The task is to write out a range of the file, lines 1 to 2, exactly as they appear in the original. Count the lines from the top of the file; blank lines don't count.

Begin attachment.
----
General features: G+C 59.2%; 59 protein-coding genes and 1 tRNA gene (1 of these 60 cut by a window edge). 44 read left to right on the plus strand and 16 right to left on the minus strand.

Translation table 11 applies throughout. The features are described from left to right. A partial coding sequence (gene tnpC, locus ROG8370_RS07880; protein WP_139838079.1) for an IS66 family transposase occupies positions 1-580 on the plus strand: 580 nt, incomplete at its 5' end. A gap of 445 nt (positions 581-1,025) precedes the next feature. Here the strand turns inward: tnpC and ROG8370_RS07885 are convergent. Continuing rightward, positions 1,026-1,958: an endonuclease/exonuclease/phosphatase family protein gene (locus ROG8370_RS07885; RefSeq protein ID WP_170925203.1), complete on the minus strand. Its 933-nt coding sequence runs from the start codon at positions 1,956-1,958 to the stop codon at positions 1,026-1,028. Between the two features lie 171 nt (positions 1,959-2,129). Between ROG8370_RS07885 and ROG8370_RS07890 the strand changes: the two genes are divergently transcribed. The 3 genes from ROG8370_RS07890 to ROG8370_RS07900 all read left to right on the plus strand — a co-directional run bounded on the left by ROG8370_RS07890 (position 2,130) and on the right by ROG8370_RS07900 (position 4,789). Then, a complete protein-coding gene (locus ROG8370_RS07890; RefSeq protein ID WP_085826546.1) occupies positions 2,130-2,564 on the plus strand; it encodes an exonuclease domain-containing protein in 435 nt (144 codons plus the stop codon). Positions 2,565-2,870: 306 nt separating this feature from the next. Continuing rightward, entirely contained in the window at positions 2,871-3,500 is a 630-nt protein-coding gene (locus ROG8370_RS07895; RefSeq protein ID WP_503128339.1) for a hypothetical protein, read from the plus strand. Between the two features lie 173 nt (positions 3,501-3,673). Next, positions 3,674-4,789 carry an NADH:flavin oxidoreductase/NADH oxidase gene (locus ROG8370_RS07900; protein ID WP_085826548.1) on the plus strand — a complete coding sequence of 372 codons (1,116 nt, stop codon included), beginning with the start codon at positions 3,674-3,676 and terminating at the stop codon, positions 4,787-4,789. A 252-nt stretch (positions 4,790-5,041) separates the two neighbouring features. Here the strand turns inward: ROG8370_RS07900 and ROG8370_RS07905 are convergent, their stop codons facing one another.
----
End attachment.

General features: G+C 59.2%; 59 protein-coding genes and 1 tRNA gene (1 of these 60 cut by a window edge). 44 read left to right on the plus strand and 16 right to left on the minus strand.

Translation table 11 applies throughout. The features are described from left to right. A partial coding sequence (gene tnpC, locus ROG8370_RS07880; protein WP_139838079.1) for an IS66 family transposase occupies positions 1-580 on the plus strand: 580 nt, incomplete at its 5' end. A gap of 445 nt (positions 581-1,025) precedes the next feature. Here the strand turns inward: tnpC and ROG8370_RS07885 are convergent. Continuing rightward, positions 1,026-1,958: an endonuclease/exonuclease/phosphatase family protein gene (locus ROG8370_RS07885; RefSeq protein ID WP_170925203.1), complete on the minus strand. Its 933-nt coding sequence runs from the start codon at positions 1,956-1,958 to the stop codon at positions 1,026-1,028. Between the two features lie 171 nt (positions 1,959-2,129). Between ROG8370_RS07885 and ROG8370_RS07890 the strand changes: the two genes are divergently transcribed. The 3 genes from ROG8370_RS07890 to ROG8370_RS07900 all read left to right on the plus strand — a co-directional run bounded on the left by ROG8370_RS07890 (position 2,130) and on the right by ROG8370_RS07900 (position 4,789). Then, a complete protein-coding gene (locus ROG8370_RS07890; RefSeq protein ID WP_085826546.1) occupies positions 2,130-2,564 on the plus strand; it encodes an exonuclease domain-containing protein in 435 nt (144 codons plus the stop codon). Positions 2,565-2,870: 306 nt separating this feature from the next. Continuing rightward, entirely contained in the window at positions 2,871-3,500 is a 630-nt protein-coding gene (locus ROG8370_RS07895; RefSeq protein ID WP_503128339.1) for a hypothetical protein, read from the plus strand. Between the two features lie 173 nt (positions 3,501-3,673). Next, positions 3,674-4,789 carry an NADH:flavin oxidoreductase/NADH oxidase gene (locus ROG8370_RS07900; protein ID WP_085826548.1) on the plus strand — a complete coding sequence of 372 codons (1,116 nt, stop codon included), beginning with the start codon at positions 3,674-3,676 and terminating at the stop codon, positions 4,787-4,789. A 252-nt stretch (positions 4,790-5,041) separates the two neighbouring features. Here the strand turns inward: ROG8370_RS07900 and ROG8370_RS07905 are convergent, their stop codons facing one another.